This paper aims to examine the effect of concentration in the insurance sector on insurer stability for a large set of developed and developing countries. In particular, the authors test whether concentration reduces financial fragility in the insurance sector (“concentration-stability view”) or decreases stability in the insurance sector (“concentration-fragility view”).
The authors use a data set of 14,402 firm-year observations of property-liability insurers who appear in A.M. Best’s Statement File Global database during the period 2004-2012. They use regression analyses to examine the effect of concentration on the stability of insurance firms and apply different measures of concentration.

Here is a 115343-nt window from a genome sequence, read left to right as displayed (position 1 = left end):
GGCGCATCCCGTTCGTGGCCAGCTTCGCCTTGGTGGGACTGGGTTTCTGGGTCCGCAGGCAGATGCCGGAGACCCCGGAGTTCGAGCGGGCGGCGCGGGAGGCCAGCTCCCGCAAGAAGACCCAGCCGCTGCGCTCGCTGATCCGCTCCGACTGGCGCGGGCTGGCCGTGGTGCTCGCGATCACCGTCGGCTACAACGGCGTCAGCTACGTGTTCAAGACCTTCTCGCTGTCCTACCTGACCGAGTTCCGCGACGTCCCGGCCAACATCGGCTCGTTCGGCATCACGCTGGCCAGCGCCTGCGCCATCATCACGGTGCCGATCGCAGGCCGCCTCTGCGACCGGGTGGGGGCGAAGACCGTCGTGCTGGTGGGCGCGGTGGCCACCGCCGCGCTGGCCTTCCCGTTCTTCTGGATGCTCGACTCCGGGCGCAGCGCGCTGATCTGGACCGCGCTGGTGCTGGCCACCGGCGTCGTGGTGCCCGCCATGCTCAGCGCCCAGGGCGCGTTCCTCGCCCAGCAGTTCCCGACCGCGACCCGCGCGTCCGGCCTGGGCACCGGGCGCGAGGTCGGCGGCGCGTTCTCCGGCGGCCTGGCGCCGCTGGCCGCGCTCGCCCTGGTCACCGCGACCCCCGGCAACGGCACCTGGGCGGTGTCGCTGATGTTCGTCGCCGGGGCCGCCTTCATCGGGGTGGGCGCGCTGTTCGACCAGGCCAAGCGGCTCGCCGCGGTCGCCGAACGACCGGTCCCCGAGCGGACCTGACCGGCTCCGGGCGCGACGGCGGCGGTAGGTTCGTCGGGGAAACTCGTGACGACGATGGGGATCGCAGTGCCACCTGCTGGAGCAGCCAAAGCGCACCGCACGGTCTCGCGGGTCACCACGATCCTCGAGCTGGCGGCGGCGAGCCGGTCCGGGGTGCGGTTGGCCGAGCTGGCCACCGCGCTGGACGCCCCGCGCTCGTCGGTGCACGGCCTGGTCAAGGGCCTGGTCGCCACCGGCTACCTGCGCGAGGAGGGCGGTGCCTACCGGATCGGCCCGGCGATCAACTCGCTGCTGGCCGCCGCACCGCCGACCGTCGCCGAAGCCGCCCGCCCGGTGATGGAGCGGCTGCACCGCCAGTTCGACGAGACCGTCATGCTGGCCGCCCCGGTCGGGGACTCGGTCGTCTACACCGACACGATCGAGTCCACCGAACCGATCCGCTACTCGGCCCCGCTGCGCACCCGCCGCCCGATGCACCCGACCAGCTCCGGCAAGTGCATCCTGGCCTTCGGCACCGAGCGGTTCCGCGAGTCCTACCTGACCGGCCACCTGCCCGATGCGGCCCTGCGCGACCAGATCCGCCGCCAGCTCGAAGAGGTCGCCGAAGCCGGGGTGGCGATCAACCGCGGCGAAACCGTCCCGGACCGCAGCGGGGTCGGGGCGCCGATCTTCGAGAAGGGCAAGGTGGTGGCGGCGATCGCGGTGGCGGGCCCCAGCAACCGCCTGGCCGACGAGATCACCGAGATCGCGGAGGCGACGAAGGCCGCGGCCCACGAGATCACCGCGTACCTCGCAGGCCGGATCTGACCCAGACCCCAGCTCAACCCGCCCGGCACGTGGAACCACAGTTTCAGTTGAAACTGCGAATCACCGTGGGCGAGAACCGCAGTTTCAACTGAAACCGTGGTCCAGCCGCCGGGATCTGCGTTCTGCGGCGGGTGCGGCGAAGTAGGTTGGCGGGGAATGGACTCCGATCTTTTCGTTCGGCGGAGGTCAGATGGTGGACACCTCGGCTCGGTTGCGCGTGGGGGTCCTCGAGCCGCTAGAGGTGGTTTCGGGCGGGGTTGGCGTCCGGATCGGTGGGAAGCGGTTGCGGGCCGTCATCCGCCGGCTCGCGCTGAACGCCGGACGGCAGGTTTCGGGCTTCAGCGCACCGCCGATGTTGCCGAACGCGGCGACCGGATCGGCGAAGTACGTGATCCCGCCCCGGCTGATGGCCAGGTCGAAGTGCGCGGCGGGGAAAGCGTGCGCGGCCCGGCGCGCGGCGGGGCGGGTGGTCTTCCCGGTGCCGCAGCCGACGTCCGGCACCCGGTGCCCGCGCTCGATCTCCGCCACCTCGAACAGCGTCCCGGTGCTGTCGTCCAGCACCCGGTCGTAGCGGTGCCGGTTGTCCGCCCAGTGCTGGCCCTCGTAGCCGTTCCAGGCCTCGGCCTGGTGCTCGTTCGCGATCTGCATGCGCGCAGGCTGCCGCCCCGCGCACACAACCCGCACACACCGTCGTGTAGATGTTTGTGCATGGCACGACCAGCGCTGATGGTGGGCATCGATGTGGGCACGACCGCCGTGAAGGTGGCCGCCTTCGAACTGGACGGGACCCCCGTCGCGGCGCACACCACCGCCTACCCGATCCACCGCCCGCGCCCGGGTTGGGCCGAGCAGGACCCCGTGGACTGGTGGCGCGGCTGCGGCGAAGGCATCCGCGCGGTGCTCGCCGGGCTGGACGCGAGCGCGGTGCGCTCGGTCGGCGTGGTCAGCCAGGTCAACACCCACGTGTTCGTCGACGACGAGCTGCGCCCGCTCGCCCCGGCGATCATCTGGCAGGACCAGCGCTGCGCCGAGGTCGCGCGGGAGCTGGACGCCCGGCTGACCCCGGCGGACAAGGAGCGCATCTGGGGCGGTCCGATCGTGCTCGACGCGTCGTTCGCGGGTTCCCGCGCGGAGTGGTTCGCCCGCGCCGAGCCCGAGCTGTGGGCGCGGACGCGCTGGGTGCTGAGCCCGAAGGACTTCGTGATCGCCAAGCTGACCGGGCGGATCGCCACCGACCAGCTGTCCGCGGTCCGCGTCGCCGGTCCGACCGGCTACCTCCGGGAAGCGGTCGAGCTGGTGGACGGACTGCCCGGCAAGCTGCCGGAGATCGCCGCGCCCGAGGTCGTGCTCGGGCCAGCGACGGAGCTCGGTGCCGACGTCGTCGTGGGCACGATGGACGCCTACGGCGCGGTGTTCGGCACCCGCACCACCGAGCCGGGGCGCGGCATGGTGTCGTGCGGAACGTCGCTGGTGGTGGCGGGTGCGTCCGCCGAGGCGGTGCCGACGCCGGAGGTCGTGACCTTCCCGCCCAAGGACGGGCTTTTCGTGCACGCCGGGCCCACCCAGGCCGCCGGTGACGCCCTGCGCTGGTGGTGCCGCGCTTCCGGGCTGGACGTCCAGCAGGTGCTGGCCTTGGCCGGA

The results provide empirical support for the “concentration- fragility view”; that is, higher levels of concentration are associated with decreases in the insurance sector’s financial stability.
The results have important policy implications, given that a primary purpose of insurance regulation is to protect policyholders against insurance firm defaults.
No previous research analyzes how recent trends in competition and consolidation, which have led to changes in insurance market concentration, affect the stability of insurance firms around the world. This research is the first paper that provides evidence on the relation between concentration and stability in the insurance sector.
Altuntas, M. and Rauch, J. (2017), "Concentration and financial stability in the property-liability insurance sector: global evidence", Journal of Risk Finance, Vol. 18 No. 3, pp. 284-302. https://doi.org/10.1108/JRF-10-2016-0128
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